Farewell: The End of the Road

November 16, 2012 at 2:59 am

A couple of weeks have passed since I finished my tour. The feeling is that it was a lifetime ago. For the last several days, I have been editing my pictures from the trip. I’ve narrowed the 4,000 I took down to about 250 that are worth viewing. The process has been a forced reminiscence. At times moving and other times dull–just like the tour.

I arrived in Paris with a few days to kill and a significantly dwindling bank account. Without friends there, I spent my days wandering the streets and buying nothing. I would tour the city for bookstores, or cheap wines. I spent a considerable amount of time on foot and on the metro. The catacombs were closed, the lines for museums were astronomical, and I kept walking. I sat by the Seine tearing off bits of bread to eat and sipping from a bottle of red wine. Probably the moment that if you wanted to romanticize the trip, would be the easiest to romanticize.

I repacked the bike into its original box, which R. had graciously kept in his apartment for 6 weeks. When he got back from a weekend away, we were able to go out for drinks in the city. I met a couple of his friends and had my first opportunity to use the VeloLib system. Cruising around Paris on borrowed bike was a blast, and convenient. I wish that San Francisco would catch up on this.

I was flying out of ORLY and got to the airport around 5am. The lines for the check-in counter were closed and I stood around anxiously with my mammoth box. Airline travel is usually not something that causes me stress, but I have a hard time relaxing when I’m hauling around something so large and hoping it will get safely on a plane.

Once I approached the counter, I got involved in a one-way conversation with the British Airways employee. That is, I would occasionally say something and he spent all of his time staring quietly at his computer and occasionally tapping on the keyboard like it’d been the first time he’d seen one. My irrational fears regarding bringing a bike onto the plane mounted. And then we had this conversation:

“How many bags are you checking?”

“One bag and the bike.”

“So one additional bag?”

“Well, the one bag and then this bike.”

“OK, so you have one bag in addition to the one free checked bag?”

“Uhm, yes.”

And that is how they accepted the bike onto the plane as a normal additional bag, and not as a gigantic heavy box with a bike and a ton of additional stuff in it. The cost was a reasonable 50€, and I was on my way.

My trip home was long and strange. On the way to France I felt like I was rowing out into a foggy lake. I didn’t have any concept of how bike touring would feel. The snags and complications, the emotions and the land itself. Now that I was headed home, I was pushing back into familiar territory. And I was wondering how much it had changed.

The most shocking thing about being home is how little has changed. Within days, I had returned to my old patterns. My breakfasts taste the same. My bed feels the same to sleep in. My friends are just the way I remember them. Work is work. The normal feels very strange.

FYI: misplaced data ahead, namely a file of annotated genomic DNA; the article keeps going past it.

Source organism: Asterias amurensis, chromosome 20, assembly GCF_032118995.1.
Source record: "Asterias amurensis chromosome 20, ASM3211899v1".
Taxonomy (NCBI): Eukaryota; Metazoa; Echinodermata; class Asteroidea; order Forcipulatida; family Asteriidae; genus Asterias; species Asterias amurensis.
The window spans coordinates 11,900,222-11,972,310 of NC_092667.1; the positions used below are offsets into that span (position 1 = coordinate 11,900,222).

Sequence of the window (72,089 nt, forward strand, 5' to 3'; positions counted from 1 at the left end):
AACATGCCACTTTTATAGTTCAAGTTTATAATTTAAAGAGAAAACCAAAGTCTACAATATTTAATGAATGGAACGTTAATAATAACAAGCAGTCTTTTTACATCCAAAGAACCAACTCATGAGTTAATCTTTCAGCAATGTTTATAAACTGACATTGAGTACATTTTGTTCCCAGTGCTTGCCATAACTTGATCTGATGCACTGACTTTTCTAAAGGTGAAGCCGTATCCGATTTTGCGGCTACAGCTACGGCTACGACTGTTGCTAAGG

I look at the artifacts of my voyage: the pendant from L’île d’Yeu, the bike, the torn-up atlas. It feels like I dreamt about something and woke up holding it. I spent so much time planning this tour and talking about it as if it weren’t a real thing. And now I sit and stare at the atlas and think about how strange it is that now it is all over. The Christmas presents have been unwrapped, all of them. The test is over and I’m thinking about what it was like to study for it. I’m struggling to express how it feels to invest so much time into such a fleeting thing.

Since I’ve been back, people have asked me how the trip was. Or if I had fun. Neither question is quite possible to answer succinctly or shortly. It was good, sometimes. It was fun, sometimes. It was also wet and hard and joyful and too long and too short and a learning experience and sometimes it was something that taught me nothing. I enjoyed it and I also did not. I would do it over again, but I would never do it again. At least, not the same way.

I had lunch with a friend of mine the week I got back. He immediately pointed out how similar the city of San Francisco was to how I had left it. “You expect it to be different when you get back from traveling,” he said. “But it never is.”

I think I expected more than anything that I would be different. And perhaps it’s too soon to say for certain whether or not I am, in any significant way. One of my biggest motivations was a friend who had hiked the Appalachian Trail and returned with a new confidence. A week after I got back, I declined an offer to attend a poetry reading because the weather was gray and a little bit rainy. This after pedaling through endless miles of cold rain alone. Instead I made a warm drink and played some video games with a friend. Because perhaps it was just something I longed for when I was on the road.

And so maybe that is the question: what do you find on the road? Do you discover things about yourself that you can’t find out if you stay home? Does the world change or enrichen you? I’m still not sure that I know.

Here is what I do know: That I have accomplished something significant, that I am proud of it. That there is a lot more to explore, and that I want to see it. That there are advantages to traveling alone. That next time, I will bring a friend. That good times come after bad times, and that bad times come again. That I would rather be terrifically challenged than bored.


So here’s my farewell to the roads of France. Darkened by rain, dried by the sun, smooth and beautiful roads. And all that they showed me, inside and out.

The Nightmare of Taking Your Bike on the TGV, and The Glory of Being Done

October 27, 2012 at 5:05 pm